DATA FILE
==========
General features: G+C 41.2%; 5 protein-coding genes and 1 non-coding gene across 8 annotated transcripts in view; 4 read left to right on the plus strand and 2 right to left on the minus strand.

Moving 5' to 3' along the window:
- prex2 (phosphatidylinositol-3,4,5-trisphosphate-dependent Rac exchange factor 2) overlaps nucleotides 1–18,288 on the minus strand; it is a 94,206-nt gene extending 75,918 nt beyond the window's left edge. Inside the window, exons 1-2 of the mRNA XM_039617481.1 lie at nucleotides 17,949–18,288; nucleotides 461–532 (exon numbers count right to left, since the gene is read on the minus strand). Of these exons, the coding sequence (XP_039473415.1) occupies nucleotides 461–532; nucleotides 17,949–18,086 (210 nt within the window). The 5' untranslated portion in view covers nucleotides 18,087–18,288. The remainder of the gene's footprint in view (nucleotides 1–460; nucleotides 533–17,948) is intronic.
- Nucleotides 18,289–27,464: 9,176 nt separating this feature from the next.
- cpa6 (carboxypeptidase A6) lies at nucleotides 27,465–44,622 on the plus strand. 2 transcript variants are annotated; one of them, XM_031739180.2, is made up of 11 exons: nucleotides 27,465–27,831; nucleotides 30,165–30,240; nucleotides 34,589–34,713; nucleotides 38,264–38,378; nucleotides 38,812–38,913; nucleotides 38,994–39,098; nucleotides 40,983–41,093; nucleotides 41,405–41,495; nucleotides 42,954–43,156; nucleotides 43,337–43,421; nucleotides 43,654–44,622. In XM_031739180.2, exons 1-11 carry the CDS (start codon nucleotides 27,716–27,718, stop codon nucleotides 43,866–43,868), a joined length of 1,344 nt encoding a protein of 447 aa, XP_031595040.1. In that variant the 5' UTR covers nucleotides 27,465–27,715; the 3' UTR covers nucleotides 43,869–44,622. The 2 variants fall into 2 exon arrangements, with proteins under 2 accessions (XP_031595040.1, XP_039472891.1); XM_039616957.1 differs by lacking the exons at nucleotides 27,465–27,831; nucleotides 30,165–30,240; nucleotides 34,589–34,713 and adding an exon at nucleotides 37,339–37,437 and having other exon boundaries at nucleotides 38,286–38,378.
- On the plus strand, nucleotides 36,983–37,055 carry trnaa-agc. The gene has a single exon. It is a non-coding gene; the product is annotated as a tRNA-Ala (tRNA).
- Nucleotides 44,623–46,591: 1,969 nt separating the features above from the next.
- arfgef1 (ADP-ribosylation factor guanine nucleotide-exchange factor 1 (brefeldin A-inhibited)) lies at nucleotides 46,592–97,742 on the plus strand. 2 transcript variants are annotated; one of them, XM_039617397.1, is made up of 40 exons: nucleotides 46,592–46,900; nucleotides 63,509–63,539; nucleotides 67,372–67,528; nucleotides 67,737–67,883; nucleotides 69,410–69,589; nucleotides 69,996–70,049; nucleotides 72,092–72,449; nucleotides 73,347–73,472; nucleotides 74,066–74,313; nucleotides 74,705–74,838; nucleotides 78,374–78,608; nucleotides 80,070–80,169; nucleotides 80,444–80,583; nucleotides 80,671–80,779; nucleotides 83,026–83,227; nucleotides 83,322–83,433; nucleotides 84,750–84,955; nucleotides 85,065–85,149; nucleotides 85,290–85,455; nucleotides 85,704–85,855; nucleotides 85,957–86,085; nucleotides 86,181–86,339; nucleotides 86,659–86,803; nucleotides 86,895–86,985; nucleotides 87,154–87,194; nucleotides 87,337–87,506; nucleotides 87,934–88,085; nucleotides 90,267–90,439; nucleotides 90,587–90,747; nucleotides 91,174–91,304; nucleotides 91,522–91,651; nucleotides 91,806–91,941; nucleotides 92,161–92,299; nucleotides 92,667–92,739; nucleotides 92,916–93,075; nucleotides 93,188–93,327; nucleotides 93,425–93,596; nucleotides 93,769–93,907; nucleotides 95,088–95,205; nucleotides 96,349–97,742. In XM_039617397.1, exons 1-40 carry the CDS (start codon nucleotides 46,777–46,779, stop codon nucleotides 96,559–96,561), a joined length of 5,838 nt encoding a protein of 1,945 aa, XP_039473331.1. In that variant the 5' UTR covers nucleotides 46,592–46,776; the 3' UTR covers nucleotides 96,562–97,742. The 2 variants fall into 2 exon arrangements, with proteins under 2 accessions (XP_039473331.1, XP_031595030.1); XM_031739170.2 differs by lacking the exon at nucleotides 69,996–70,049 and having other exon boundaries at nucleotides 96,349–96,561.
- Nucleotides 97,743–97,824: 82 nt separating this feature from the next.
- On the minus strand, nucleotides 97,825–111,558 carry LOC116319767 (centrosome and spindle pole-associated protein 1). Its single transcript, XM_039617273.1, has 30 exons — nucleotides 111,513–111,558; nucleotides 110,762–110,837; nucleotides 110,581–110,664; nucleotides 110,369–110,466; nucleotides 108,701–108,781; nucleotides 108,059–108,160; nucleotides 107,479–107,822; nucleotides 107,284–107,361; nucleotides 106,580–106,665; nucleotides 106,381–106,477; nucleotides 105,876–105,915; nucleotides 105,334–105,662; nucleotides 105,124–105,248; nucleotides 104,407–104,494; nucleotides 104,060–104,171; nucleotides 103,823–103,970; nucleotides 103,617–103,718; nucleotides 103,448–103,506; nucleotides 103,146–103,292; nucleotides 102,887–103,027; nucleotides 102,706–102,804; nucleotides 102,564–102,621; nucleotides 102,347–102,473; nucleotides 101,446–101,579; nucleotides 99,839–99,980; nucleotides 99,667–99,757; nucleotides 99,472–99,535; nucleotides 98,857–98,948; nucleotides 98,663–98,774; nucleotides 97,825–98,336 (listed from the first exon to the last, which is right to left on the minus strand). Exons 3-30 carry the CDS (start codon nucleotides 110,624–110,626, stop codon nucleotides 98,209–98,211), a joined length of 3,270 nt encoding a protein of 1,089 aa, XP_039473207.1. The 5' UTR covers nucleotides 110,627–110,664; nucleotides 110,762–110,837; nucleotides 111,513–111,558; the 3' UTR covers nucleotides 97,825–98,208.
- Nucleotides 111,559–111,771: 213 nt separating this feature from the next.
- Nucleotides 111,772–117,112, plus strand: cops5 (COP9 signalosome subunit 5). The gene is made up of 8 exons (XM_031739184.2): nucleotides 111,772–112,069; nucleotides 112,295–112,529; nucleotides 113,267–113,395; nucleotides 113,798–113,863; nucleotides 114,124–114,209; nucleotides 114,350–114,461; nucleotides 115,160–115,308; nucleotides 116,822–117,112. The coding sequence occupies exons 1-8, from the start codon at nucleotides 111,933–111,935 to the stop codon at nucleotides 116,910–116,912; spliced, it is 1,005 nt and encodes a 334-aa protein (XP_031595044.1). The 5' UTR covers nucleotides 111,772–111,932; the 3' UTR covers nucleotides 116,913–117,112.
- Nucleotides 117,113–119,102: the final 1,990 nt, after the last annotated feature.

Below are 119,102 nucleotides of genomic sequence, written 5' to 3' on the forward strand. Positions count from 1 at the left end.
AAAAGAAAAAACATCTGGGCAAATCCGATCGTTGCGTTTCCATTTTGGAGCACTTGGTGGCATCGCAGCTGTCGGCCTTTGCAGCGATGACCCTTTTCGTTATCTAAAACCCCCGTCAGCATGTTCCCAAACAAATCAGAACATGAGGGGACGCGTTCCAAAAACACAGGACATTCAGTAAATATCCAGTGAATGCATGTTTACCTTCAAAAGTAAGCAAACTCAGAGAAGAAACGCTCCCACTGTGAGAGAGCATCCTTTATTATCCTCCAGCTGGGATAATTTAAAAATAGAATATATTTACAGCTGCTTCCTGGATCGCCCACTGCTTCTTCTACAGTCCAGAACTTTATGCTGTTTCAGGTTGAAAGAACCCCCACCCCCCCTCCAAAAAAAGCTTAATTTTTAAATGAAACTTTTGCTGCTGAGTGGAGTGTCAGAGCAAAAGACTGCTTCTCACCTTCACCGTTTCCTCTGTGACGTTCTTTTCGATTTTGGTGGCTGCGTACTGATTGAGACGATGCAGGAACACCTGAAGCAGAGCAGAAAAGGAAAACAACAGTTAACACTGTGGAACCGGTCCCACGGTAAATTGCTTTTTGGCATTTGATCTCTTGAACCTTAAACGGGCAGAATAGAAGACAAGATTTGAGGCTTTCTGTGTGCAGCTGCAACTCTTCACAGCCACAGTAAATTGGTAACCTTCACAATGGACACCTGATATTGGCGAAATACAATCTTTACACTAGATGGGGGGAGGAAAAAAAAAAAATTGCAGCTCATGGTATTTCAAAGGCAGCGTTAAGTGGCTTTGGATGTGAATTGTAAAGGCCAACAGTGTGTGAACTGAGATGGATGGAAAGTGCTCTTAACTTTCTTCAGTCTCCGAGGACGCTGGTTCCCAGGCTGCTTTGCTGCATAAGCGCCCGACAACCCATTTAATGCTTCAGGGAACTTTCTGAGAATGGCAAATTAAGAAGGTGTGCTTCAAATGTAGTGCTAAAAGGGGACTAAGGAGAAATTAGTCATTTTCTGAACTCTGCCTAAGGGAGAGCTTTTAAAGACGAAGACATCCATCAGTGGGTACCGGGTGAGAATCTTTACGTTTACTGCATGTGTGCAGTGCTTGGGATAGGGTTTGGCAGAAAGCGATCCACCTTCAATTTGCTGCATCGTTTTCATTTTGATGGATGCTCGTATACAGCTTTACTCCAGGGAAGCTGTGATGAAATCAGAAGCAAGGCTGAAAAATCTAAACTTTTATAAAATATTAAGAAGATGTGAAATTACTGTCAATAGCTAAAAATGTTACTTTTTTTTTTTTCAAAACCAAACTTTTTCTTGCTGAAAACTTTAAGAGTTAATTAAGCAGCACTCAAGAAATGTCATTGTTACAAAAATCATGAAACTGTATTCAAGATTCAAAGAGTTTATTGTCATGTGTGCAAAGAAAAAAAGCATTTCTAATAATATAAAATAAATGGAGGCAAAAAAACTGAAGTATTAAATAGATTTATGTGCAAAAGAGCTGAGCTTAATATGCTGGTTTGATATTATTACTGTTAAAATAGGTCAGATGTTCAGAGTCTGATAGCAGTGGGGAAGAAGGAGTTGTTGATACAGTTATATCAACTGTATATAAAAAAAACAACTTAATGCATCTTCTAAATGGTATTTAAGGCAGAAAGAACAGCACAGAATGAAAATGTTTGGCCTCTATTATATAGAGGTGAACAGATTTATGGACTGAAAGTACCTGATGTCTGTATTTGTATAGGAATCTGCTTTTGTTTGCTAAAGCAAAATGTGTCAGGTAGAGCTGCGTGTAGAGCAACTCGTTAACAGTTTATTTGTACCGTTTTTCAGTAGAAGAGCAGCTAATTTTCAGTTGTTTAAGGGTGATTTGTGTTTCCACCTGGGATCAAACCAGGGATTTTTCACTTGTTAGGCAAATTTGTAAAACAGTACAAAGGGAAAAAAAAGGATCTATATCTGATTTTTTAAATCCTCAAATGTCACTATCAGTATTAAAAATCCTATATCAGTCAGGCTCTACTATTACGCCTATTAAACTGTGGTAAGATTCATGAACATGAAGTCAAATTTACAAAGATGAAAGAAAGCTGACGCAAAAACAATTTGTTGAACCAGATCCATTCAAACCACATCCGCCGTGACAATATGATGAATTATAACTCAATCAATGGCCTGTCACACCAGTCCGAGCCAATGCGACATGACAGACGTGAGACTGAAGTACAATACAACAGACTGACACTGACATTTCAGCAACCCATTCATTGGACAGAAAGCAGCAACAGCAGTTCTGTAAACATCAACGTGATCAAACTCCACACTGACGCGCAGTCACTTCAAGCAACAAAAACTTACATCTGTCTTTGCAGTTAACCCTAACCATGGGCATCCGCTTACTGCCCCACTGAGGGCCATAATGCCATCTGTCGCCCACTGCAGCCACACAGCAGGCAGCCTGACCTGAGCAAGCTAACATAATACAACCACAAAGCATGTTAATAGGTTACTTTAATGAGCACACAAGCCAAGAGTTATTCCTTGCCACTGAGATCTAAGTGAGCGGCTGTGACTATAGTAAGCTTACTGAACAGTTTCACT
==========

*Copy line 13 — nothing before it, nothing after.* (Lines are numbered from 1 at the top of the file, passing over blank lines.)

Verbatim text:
- Nucleotides 117,113–119,102: the final 1,990 nt, after the last annotated feature.